For example, evaluating an employee wellness program could include tracking employee morale, number of sick days, employee productivity and talent retention. When you understand what you want the benefits you offer to accomplish, you can set measurable and achievable goals and communicate the intention of your investment to your workforce, getting more buy-in from employees, supervisors and managers.

Strategic First Steps

Some concrete actions to get your team on board with this new focus on VOI:

  1. Start by evaluating your approach. What matters most to your employees? Ask them. Ask what effects your benefits are designed to produce. How could those benefits affect the health and performance of your workforce?
  2. Acknowledge that ROI still matters, but in some areas, the benefits you are taking and your approach to them aren’t about direct financial impact. Seek ways to assess the VOI and discover meaningful results.
  3. Consult with your health plan partner directly. Your health plan isn’t only focused on administering benefits and developing new solutions. They can work with you on ways to measure their true value to your organization.

Measuring your holistic health plan through value-linked outcomes can deliver impressive and clear results.

Four Keys to Reducing Employee Burnout

A full 75% of the American workforce has experienced burnout at some time in their careers. Employee burnout stunts productivity and engagement and leads to missed days of work, poor attitudes and employee turnover.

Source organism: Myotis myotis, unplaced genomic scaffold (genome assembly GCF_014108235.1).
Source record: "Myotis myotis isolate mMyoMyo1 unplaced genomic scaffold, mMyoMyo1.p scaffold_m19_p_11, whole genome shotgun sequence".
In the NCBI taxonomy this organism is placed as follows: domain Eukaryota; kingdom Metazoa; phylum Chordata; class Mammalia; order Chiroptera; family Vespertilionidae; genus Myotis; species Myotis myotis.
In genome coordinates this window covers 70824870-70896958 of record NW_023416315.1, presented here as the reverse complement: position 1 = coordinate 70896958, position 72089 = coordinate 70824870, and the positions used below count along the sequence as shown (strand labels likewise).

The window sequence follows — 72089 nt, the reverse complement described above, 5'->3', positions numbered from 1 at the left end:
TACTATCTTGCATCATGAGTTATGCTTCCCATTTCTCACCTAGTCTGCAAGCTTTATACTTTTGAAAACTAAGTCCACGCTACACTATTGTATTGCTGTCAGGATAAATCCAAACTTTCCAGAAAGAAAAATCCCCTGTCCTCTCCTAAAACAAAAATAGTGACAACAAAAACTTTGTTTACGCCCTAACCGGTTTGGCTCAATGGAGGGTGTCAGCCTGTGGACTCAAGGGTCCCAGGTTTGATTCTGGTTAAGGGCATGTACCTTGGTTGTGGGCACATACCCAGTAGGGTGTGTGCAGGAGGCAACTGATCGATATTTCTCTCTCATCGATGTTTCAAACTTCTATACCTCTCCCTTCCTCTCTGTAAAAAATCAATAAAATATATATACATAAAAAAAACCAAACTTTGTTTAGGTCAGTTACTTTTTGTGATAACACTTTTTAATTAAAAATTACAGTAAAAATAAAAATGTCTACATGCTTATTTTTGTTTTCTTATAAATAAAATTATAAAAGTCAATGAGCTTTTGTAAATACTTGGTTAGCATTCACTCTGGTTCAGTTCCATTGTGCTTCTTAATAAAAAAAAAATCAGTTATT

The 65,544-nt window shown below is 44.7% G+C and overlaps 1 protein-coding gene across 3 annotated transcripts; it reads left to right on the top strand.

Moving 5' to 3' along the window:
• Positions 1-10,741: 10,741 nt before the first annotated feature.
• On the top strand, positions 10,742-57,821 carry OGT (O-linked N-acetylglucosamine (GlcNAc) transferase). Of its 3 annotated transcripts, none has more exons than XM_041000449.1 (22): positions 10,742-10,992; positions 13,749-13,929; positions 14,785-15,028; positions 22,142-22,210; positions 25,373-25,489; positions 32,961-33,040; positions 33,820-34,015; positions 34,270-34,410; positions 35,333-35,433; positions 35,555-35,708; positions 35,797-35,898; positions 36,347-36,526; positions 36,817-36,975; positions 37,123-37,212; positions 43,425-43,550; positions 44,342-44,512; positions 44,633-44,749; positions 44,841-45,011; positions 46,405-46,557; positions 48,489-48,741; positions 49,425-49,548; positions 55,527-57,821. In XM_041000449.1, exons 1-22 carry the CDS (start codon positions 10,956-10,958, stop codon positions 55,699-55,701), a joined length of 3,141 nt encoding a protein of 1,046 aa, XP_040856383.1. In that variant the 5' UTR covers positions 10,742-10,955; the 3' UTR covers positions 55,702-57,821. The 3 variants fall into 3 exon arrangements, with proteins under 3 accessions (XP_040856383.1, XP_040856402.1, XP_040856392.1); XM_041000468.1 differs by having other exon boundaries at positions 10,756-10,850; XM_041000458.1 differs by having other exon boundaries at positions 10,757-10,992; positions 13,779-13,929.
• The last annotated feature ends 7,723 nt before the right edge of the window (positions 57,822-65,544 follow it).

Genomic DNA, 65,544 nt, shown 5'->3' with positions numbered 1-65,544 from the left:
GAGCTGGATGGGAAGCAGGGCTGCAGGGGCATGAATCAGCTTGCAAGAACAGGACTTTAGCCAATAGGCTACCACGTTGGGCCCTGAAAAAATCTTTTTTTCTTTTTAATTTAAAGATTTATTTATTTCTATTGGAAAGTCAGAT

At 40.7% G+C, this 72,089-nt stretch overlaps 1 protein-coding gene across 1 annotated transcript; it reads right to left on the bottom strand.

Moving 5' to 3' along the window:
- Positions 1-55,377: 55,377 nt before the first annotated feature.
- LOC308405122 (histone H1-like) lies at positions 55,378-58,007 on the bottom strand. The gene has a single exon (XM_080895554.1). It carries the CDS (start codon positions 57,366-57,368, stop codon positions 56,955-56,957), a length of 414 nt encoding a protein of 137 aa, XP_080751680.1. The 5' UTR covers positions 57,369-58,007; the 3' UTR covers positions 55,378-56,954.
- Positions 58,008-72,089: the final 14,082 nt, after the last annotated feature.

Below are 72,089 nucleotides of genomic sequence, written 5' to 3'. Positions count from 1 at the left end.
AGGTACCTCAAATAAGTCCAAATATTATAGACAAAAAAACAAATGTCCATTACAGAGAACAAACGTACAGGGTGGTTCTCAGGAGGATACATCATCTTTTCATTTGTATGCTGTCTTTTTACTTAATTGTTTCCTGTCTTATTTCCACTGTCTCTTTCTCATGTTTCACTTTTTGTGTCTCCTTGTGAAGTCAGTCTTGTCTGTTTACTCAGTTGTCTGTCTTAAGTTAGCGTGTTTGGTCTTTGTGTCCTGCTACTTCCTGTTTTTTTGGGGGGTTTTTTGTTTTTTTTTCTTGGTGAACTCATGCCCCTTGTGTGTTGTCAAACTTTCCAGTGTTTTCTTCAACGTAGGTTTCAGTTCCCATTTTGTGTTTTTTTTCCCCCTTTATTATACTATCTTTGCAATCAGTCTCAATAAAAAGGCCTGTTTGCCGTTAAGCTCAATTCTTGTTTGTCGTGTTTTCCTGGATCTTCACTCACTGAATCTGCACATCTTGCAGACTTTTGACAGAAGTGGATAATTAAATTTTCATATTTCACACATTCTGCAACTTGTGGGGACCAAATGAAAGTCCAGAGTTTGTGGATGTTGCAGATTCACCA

A key part of fostering your organizational identity as a company leader who cares about its employees is actively bringing that culture to life in your workplace.

Here are four ways to promote an engaged, more satisfied workforce and reduce employee burnout.

  1. Train empathetic leaders — Creating a supportive company culture starts at the top. Managers can encourage their teams to take advantage of available employee resources, ensuring them that there will be no penalization for seeking help. This includes normalizing the conversation around behavioral health issues and connecting employees to those resources.
  2. Allow downtime and bonding — Hard work from committed, driven employees stems from allowing them time to decompress for a few minutes while at work and encouraging employees to forge supportive workplace relationships with their colleagues.
  3. Give employees meaningful work — Make sure your employees understand they each play an important role and can make a difference in your organization. Find ways to recognize their achievements and listen to their ideas. Feeling valued and appreciated can be a motivational force for employees.
  4. Promote preventive care and healthy habits — Incorporate wellness and preventive care information into your communications and explore incentivizing wellness and personal enrichment activities. Offering wellness programs, webinars and other career or personal development opportunities shows employees you care about their growth.

Burnout happens to almost everyone at some time, but applying these strategies within your organization can make a big difference in curtailing it while building employee satisfaction and loyalty.

Visit healthbenefitinsight.com for more information into how behavioral health impacts your employee population. To see behavioral health resources available to Arkansas Blue Cross members, go to mymindhelp.com. Connect with a case manager by calling 1-800-225-1891.